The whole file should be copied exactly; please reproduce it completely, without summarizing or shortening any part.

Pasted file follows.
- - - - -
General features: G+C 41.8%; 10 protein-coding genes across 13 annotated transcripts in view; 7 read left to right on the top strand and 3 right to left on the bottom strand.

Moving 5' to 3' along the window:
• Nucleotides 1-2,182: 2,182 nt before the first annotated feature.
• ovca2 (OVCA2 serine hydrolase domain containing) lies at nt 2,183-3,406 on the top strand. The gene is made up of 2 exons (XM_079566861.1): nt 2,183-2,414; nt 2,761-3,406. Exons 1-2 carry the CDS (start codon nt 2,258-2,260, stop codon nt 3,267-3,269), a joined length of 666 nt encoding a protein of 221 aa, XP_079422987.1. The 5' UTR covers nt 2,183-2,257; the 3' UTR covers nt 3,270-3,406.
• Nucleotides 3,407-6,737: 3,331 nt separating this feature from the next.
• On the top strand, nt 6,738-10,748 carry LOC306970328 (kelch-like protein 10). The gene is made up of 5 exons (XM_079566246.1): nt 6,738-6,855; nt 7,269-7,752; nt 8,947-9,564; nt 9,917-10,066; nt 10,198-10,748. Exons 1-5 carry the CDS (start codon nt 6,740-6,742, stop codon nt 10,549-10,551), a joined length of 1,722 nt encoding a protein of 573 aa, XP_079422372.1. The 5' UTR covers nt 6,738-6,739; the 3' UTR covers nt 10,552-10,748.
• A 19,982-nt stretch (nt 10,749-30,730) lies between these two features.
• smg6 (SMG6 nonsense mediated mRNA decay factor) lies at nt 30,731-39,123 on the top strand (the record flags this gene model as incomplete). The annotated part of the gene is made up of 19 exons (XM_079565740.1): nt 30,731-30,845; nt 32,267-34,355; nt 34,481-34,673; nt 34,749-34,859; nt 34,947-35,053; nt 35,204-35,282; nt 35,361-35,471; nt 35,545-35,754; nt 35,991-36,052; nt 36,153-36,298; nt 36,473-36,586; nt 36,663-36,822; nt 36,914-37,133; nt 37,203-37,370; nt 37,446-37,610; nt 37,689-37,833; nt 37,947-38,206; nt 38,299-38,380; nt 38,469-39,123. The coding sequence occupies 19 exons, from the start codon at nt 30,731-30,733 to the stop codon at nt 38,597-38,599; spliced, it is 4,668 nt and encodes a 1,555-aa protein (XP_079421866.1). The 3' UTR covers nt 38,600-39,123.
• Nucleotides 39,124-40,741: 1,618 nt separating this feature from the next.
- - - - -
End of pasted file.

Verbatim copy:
General features: G+C 41.8%; 10 protein-coding genes across 13 annotated transcripts in view; 7 read left to right on the top strand and 3 right to left on the bottom strand.

Moving 5' to 3' along the window:
• Nucleotides 1-2,182: 2,182 nt before the first annotated feature.
• ovca2 (OVCA2 serine hydrolase domain containing) lies at nt 2,183-3,406 on the top strand. The gene is made up of 2 exons (XM_079566861.1): nt 2,183-2,414; nt 2,761-3,406. Exons 1-2 carry the CDS (start codon nt 2,258-2,260, stop codon nt 3,267-3,269), a joined length of 666 nt encoding a protein of 221 aa, XP_079422987.1. The 5' UTR covers nt 2,183-2,257; the 3' UTR covers nt 3,270-3,406.
• Nucleotides 3,407-6,737: 3,331 nt separating this feature from the next.
• On the top strand, nt 6,738-10,748 carry LOC306970328 (kelch-like protein 10). The gene is made up of 5 exons (XM_079566246.1): nt 6,738-6,855; nt 7,269-7,752; nt 8,947-9,564; nt 9,917-10,066; nt 10,198-10,748. Exons 1-5 carry the CDS (start codon nt 6,740-6,742, stop codon nt 10,549-10,551), a joined length of 1,722 nt encoding a protein of 573 aa, XP_079422372.1. The 5' UTR covers nt 6,738-6,739; the 3' UTR covers nt 10,552-10,748.
• A 19,982-nt stretch (nt 10,749-30,730) lies between these two features.
• smg6 (SMG6 nonsense mediated mRNA decay factor) lies at nt 30,731-39,123 on the top strand (the record flags this gene model as incomplete). The annotated part of the gene is made up of 19 exons (XM_079565740.1): nt 30,731-30,845; nt 32,267-34,355; nt 34,481-34,673; nt 34,749-34,859; nt 34,947-35,053; nt 35,204-35,282; nt 35,361-35,471; nt 35,545-35,754; nt 35,991-36,052; nt 36,153-36,298; nt 36,473-36,586; nt 36,663-36,822; nt 36,914-37,133; nt 37,203-37,370; nt 37,446-37,610; nt 37,689-37,833; nt 37,947-38,206; nt 38,299-38,380; nt 38,469-39,123. The coding sequence occupies 19 exons, from the start codon at nt 30,731-30,733 to the stop codon at nt 38,597-38,599; spliced, it is 4,668 nt and encodes a 1,555-aa protein (XP_079421866.1). The 3' UTR covers nt 38,600-39,123.
• Nucleotides 39,124-40,741: 1,618 nt separating this feature from the next.